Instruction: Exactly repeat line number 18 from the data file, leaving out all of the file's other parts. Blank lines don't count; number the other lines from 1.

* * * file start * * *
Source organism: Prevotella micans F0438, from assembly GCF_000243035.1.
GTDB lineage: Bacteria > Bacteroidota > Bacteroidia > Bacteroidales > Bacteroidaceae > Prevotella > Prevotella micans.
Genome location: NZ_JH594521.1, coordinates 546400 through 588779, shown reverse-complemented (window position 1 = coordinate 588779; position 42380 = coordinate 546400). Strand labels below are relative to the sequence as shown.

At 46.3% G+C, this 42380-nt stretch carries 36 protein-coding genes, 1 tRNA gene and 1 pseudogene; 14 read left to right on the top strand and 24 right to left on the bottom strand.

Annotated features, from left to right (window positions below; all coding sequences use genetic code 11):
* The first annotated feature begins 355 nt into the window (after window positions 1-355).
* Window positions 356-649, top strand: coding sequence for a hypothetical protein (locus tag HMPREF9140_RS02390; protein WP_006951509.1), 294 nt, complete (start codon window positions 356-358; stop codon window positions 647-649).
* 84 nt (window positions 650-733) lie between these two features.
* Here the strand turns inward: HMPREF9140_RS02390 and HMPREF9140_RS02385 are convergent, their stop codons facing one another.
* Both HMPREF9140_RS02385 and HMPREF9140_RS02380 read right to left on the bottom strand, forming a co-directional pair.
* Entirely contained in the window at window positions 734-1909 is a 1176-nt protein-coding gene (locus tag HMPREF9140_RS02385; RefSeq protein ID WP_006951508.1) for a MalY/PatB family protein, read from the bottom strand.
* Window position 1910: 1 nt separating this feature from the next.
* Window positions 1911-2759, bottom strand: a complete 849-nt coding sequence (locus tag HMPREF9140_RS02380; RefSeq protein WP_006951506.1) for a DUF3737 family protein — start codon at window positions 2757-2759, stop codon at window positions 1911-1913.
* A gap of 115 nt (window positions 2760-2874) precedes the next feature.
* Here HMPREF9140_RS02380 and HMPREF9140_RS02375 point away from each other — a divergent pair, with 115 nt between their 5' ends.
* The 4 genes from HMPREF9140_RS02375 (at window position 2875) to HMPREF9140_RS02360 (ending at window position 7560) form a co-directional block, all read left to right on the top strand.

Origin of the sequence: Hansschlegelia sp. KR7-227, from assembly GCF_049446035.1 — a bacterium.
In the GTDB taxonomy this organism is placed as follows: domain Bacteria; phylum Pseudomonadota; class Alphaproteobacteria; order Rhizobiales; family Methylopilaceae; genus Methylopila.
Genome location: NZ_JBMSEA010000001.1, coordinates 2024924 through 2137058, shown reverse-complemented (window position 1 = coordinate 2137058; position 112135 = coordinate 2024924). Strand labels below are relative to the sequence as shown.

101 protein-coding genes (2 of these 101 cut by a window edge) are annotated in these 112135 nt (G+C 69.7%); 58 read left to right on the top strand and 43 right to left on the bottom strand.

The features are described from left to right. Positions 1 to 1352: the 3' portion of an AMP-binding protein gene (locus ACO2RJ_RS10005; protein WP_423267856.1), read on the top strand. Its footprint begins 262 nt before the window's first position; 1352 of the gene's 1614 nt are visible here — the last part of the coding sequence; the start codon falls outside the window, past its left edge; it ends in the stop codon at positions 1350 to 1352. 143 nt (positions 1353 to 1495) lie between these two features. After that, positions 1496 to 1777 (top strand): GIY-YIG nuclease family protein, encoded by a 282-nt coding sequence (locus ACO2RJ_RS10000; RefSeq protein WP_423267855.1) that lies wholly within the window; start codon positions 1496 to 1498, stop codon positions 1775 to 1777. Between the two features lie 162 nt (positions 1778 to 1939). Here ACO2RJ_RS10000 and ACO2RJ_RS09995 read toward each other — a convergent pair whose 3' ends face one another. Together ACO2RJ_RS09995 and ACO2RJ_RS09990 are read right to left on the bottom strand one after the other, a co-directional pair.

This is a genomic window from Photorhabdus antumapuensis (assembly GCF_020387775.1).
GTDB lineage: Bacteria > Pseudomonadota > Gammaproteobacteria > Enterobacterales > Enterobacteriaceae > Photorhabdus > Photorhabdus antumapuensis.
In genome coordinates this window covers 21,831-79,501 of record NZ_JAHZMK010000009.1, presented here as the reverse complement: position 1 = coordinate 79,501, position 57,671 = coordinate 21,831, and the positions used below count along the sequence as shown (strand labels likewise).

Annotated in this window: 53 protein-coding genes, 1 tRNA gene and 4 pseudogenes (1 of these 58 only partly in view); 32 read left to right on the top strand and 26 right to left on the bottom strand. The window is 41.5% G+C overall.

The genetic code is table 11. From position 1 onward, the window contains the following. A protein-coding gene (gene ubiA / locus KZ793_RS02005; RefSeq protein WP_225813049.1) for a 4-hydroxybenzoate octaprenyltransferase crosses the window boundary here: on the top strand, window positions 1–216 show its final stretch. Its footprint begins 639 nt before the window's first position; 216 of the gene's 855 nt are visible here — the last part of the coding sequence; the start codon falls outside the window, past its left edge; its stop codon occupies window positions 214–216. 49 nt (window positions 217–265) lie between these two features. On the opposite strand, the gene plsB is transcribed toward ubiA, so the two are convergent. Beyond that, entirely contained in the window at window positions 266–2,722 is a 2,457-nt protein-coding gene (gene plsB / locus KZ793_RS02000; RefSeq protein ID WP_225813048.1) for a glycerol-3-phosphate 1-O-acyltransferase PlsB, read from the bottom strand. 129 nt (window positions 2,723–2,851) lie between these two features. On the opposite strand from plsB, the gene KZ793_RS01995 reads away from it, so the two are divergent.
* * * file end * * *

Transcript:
In the GTDB taxonomy this organism is placed as follows: domain Bacteria; phylum Pseudomonadota; class Alphaproteobacteria; order Rhizobiales; family Methylopilaceae; genus Methylopila.